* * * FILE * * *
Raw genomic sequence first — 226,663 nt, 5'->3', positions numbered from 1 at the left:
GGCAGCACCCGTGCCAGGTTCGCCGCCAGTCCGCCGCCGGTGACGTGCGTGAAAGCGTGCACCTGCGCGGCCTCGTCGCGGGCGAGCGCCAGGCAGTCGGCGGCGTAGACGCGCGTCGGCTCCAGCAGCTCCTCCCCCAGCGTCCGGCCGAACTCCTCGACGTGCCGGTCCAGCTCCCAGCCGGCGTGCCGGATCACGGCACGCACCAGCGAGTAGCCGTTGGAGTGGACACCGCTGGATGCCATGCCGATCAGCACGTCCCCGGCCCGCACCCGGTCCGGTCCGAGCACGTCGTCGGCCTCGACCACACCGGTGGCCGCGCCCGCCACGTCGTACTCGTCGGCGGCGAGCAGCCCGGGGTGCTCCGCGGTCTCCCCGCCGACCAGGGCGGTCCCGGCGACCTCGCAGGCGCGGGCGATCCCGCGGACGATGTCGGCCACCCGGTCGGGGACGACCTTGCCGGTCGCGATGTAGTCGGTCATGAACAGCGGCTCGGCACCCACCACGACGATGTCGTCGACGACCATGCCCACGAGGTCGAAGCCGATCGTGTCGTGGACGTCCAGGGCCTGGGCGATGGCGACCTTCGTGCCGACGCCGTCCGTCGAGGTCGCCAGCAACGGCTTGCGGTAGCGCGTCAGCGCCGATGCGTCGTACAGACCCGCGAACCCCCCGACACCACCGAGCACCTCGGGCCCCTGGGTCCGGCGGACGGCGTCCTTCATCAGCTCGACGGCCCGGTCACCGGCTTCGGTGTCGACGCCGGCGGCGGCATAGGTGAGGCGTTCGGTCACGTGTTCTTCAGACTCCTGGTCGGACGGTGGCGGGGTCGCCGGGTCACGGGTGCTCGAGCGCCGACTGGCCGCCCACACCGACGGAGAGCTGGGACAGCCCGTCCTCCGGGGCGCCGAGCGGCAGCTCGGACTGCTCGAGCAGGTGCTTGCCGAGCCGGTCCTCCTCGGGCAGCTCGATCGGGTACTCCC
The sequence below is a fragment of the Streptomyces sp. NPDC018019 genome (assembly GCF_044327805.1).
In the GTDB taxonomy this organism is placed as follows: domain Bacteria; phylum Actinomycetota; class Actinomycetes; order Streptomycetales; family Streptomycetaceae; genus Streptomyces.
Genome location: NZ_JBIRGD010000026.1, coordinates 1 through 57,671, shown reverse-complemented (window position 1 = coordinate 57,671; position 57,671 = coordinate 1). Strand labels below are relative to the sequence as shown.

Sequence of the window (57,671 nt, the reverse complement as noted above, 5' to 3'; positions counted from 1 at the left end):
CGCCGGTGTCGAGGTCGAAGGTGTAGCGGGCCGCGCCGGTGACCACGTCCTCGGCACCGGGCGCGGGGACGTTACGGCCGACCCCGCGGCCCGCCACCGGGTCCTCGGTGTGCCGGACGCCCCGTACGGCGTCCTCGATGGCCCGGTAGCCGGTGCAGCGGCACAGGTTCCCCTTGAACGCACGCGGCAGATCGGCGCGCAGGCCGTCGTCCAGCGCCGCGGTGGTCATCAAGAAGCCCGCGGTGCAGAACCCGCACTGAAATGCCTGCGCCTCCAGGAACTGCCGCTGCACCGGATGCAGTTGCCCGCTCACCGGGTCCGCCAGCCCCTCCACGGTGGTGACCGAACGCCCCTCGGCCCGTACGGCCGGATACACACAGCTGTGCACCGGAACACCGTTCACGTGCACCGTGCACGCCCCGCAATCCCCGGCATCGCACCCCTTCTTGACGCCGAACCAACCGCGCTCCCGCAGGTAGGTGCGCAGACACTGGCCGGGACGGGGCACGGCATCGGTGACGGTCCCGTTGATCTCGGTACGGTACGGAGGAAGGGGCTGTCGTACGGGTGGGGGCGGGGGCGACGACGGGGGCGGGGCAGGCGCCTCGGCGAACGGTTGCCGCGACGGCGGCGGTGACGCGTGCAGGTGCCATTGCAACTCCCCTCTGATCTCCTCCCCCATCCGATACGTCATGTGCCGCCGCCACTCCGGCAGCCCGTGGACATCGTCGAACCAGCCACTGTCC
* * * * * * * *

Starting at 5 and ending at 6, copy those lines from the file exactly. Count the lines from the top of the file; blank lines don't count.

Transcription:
Genome location: NZ_JBIRGD010000026.1, coordinates 1 through 57,671, shown reverse-complemented (window position 1 = coordinate 57,671; position 57,671 = coordinate 1). Strand labels below are relative to the sequence as shown.

Sequence of the window (57,671 nt, the reverse complement as noted above, 5' to 3'; positions counted from 1 at the left end):